Let’s start by looking at total OF chances, as seen on Baseball-reference.com. The 2001 M’s saw 1,228 chances, 2nd most in the league. The American league average back then was 1,125, and the AL’s K% was 16.5%. Last year, the M’s saw 1,061 chances, a bit more than the league average of 1,045 – in related news, the AL K% was up to 20.9%. Taking a 3-year rolling average, the M’s have lost over 200 chances per year from 2003 to 2016. Obviously, the rise of strikeouts is a big contributing factor, as we can see from the fact that the league average itself has dropped by 62 chances per year. But the other part of this is Safeco’s dimension. From 2003-2012, the M’s averaged 1,188 chances/year and their average rank in the AL was 4.67. Since then, the M’s averaged 1,042 chances and have never topped 1,100; their average rank in the (now larger) AL is just 11th. Again, the confounding factor here is that the M’s have been almost intentionally bad defensively since the walls were brought in, so it’s tough to pull these various threads apart. However, it’s probably not a coincidence that the number of chances drops precipitously right when the dimensions changed, and that it’s pushed Seattle from a park that saw many *more* chances than the average park to one that’s seen fewer than average.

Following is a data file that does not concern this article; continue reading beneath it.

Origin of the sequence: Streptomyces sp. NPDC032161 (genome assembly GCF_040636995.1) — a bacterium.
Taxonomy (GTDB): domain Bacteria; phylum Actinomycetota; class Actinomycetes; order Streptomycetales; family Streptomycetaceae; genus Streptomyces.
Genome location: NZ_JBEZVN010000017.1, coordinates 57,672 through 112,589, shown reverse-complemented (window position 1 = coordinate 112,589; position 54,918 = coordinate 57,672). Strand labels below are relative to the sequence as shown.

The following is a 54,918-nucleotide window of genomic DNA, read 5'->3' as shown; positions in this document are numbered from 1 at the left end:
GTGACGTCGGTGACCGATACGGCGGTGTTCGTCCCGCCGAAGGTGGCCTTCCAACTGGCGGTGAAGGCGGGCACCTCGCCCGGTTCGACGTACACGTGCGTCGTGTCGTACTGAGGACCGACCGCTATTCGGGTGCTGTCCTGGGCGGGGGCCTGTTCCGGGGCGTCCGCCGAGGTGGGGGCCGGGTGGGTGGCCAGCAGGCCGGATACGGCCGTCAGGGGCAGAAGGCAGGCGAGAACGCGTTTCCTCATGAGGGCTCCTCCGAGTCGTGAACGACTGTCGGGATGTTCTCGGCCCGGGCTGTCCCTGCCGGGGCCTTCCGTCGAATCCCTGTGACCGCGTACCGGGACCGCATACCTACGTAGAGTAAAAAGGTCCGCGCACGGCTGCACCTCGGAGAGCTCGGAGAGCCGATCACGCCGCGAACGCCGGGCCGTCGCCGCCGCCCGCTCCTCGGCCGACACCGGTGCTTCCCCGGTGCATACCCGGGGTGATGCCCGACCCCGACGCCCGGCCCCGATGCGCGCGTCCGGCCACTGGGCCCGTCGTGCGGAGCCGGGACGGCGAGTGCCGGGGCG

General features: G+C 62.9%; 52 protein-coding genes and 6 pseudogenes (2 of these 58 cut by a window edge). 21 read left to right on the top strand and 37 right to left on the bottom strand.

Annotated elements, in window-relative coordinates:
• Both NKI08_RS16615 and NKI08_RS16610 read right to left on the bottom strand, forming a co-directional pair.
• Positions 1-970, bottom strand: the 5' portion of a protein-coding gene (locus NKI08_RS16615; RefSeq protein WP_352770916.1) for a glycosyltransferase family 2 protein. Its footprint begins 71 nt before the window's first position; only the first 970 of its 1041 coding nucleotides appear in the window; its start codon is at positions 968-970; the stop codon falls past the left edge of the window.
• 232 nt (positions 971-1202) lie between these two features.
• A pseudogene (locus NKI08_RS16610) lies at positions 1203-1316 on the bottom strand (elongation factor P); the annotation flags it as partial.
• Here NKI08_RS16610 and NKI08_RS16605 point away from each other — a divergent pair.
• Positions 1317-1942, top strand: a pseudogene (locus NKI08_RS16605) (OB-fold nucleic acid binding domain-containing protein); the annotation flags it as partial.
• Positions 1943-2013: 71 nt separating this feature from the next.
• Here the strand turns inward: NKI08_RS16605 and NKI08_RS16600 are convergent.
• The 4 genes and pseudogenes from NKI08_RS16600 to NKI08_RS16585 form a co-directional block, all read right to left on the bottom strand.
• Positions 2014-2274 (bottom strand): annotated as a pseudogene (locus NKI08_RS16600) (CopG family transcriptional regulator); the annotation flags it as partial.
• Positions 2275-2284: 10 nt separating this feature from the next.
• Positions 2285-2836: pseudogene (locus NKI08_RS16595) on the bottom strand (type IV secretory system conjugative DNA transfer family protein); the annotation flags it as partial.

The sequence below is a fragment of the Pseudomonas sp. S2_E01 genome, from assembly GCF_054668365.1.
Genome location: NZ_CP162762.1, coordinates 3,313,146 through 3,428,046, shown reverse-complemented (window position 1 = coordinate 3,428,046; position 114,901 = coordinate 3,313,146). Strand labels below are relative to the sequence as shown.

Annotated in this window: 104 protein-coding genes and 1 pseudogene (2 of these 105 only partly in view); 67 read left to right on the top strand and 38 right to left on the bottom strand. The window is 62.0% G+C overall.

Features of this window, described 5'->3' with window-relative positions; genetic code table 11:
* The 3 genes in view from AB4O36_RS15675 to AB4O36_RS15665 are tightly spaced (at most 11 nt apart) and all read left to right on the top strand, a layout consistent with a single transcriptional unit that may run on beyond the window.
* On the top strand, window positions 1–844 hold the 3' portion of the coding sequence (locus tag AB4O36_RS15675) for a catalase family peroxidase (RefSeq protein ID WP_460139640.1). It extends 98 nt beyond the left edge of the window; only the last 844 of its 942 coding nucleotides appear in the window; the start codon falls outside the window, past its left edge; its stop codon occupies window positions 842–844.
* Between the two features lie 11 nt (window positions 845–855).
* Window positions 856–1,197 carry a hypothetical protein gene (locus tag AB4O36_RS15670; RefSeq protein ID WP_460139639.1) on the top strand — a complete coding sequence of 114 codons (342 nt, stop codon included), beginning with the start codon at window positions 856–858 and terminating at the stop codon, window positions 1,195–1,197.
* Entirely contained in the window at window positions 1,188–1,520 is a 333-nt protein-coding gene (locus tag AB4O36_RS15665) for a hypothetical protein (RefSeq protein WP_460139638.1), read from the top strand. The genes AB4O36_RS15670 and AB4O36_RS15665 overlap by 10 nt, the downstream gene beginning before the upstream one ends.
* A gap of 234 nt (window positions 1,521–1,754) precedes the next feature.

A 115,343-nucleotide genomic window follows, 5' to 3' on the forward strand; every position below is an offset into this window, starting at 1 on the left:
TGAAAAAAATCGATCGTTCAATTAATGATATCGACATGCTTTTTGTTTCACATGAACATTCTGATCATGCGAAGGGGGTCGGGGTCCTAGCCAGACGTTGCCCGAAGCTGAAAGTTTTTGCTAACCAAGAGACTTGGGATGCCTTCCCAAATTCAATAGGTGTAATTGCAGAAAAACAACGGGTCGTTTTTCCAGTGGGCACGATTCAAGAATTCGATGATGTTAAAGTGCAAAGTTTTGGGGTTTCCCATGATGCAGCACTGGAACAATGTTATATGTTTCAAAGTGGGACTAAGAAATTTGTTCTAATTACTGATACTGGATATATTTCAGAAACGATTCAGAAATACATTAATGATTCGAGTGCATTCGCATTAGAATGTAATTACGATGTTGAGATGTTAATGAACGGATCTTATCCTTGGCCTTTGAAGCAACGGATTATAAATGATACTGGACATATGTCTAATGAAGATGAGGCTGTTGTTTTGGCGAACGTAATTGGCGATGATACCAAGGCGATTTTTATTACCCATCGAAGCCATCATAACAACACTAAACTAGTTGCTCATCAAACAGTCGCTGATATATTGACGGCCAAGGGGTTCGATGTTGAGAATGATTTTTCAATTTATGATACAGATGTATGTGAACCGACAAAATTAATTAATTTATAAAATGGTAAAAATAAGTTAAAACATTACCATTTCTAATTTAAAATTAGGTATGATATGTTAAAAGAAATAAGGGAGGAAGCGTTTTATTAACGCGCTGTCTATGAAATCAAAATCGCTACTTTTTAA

But that’s just chances – how about a broad measure that gets at converting chances into outs, like defensive efficiency? Baseball Prospectus tracks defensive efficiency, and breaks it up between fly balls and ground balls. Here, the trend is the opposite, with teams generally getting better and better at turning fly balls into outs. In 2003 (the first year they have good data), the M’s fly ball efficiency (the percentage of fly balls they turned into outs) was .876, good for best in the AL. Last year, the M’s ranked 6th in the league…but with a .906 mark. What’s going on here? The culprit appears to be a general trend towards classifying more balls in play as line drives. “Fliners” that could be called either fly balls or line drives were once largely grouped in with fly balls, are now called line-drives. That’s going to make it really, really hard to look at these numbers over time, but we can try, and we can look at other teams within the same year. So, the percentage of balls in play has dropped by 10 percentage points over time, and as a result, those easier FBs remaining turn into outs more and more often. In fact, the M’s and Royals were nearly identical in 2016 – the Royals FB DE was .912, just one spot ahead of the M’s in the AL. Again, looking at 3 year averages, the clear trend is towards a lower percentage of fly balls, but the biggest single drop in the 3-year rolling average for Seattle is the first year that the average was made up of post-dimension change seasons. By *this* measure, which is super high-level and not attempting to account for the difficulty of chances, the M’s and Royals were more or less equals in turning FBs into outs last year. Interestingly, the M’s have been consistently *good* in this measure since 2013, despite being just atrocious by UZR/DRS. In 2014, for example, the M’s had a .919 FB DE, 3rd best in the AL. They had a -4 run UZR that year. The M’s AL rank has been fair to middling since 2013, but the M’s 2013-2016 average is .9035, percentage points better than the…Kansas City Royals, who clock in at .9028.